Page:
The annual ICT4D Conferences have proven to be an invaluable opportunity for NGOs, private sector organizations, universities, governmental agencies and foundations to share their experience in using ICT to increase the impact of development programs and to learn from each other. In 2016, 715 individuals from 76 countries and 301 private sector and public sector and civil society explored the ways to harness the full power of digital solutions to achieve the United Nations’ Sustainable Development Goals. Our thanks to Accenture, Catholic Relief Services, Esri, Hewlett Packard Enterprise, iMerit Technology Services, Inmarsat, IS Solutions, Making All Voices Count, Mercy Corps, Microsoft, NetHope, Oxfam, Pandexio, Qualcom Wireless Reach, RTI International, SimbaNet and World Vision for making that possible.
In 2013, the Kenyan government pledged to give devices to every child in the first year of primary school. At the same time, Nairobi based EdTech start-up, eLimu, was getting encouraging results from a test of its new revision app in a small informal school in Kawangware. “Average marks in science went from 58% to 73% in a single term,” The Economist reported.
Qualcomm Wireless Reach gave us the opportunity to run a pilot in a large government school in Embakasi, Nairobi. We gave nearly 300 tablets to 37 teachers, and 250 students in classes 7 and 8. They were already being used the very next day.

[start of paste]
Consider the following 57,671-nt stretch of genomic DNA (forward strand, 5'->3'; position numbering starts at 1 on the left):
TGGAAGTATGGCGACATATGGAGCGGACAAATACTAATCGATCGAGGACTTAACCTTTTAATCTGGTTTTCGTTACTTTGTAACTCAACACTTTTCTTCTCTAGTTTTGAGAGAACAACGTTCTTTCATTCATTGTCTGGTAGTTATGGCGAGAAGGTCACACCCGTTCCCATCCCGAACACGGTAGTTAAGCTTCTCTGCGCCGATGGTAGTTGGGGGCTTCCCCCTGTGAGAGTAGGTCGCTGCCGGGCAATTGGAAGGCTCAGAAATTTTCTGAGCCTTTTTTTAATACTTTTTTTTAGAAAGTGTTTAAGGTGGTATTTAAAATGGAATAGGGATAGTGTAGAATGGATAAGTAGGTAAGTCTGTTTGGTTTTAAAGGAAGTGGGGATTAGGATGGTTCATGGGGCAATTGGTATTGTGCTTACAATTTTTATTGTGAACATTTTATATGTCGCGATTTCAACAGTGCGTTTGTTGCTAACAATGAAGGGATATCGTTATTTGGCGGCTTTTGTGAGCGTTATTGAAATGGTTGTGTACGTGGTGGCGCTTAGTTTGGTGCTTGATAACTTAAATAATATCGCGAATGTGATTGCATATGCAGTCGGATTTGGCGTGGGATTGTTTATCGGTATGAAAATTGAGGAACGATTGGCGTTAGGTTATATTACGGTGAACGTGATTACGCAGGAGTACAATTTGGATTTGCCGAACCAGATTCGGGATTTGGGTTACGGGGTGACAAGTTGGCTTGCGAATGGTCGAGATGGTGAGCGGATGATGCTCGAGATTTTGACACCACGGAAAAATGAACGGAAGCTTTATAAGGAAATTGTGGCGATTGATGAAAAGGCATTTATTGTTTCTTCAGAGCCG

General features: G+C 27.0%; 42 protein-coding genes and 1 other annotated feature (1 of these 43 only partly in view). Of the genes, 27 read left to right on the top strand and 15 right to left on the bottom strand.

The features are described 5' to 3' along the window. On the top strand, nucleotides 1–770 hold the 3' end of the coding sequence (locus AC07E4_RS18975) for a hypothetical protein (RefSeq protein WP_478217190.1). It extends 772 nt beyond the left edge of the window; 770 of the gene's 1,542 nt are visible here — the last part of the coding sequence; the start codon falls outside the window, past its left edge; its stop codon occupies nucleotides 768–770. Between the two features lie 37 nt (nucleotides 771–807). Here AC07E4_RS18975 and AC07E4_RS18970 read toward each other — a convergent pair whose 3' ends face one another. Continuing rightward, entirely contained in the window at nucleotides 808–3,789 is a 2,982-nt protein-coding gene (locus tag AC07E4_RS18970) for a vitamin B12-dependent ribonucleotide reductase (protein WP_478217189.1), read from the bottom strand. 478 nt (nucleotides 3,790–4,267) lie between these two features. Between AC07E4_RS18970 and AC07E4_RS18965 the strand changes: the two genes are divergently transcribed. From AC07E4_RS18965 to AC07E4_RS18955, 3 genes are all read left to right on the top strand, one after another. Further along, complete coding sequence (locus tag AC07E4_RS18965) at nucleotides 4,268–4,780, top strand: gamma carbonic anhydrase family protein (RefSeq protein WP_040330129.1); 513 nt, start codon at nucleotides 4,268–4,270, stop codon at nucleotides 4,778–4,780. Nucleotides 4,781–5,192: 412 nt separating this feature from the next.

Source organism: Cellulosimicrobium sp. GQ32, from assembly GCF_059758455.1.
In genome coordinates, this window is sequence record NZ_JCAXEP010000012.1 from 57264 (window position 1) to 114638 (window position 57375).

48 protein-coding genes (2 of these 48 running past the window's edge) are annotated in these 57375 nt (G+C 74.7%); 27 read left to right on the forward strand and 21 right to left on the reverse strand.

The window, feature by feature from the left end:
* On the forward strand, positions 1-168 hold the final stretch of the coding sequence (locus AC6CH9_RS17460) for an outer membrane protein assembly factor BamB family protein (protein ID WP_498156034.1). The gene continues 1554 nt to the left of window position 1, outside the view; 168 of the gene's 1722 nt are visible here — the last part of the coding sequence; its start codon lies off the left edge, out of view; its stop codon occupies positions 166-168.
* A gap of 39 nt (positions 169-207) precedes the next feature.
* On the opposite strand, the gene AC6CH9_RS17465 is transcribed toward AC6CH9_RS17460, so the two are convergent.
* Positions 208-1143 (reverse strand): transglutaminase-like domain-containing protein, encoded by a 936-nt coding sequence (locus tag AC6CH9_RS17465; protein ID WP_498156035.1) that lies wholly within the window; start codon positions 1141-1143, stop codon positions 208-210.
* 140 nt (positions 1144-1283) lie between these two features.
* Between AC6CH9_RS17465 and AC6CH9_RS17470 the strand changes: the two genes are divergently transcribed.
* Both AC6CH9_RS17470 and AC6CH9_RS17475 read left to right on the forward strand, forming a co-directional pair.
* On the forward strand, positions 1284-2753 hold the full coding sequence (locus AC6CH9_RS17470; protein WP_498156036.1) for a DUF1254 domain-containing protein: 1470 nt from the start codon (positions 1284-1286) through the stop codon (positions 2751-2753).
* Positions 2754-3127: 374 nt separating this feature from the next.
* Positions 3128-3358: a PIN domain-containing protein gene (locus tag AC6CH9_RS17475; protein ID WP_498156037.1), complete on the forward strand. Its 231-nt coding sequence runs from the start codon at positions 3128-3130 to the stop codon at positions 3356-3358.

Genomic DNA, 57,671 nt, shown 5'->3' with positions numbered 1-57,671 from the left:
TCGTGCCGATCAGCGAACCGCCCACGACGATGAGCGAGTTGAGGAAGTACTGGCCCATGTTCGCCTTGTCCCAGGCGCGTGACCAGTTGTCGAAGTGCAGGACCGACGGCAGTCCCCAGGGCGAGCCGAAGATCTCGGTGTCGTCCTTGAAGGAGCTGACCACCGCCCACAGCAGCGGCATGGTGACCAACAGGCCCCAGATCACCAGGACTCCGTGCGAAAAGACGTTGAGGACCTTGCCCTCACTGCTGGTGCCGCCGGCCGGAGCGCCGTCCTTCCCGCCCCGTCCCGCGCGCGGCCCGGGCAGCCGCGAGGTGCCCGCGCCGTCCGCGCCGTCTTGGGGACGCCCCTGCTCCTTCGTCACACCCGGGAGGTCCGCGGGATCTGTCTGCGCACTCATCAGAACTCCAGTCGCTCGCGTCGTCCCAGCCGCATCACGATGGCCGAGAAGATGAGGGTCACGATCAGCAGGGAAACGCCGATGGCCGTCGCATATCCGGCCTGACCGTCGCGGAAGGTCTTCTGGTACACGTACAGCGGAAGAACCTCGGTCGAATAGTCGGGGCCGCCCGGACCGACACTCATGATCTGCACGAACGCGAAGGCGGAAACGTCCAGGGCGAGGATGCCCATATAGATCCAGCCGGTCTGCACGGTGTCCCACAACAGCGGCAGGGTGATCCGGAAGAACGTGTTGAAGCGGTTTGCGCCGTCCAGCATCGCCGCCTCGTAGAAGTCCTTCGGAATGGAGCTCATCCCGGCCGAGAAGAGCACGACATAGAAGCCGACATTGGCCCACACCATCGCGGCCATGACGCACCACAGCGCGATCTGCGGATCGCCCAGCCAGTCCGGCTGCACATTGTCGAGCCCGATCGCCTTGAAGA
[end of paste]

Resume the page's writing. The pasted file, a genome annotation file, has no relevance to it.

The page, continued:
This is the story of what happens when sky-high expectations come face to face with the reality on the ground. This is what happened in one school in Embakasi last year, but it is also the story of what is going to happen in 20,000 Kenyan schools next year.
A huge public with limited resources is not the “quick win” scenario of most pilots, but it is a much needed reality check. We realized digital education isn’t just about captivating learners; it’s about engaging teachers, involving head teachers from the onset, connecting the community, partnering with the government and more.
Only by providing thorough training and ongoing support can we give teachers the confidence to use technology effectively in the classroom, while engaging leadership and the wider community. This is vital if we are to go beyond digital literacy to improving educational outcomes.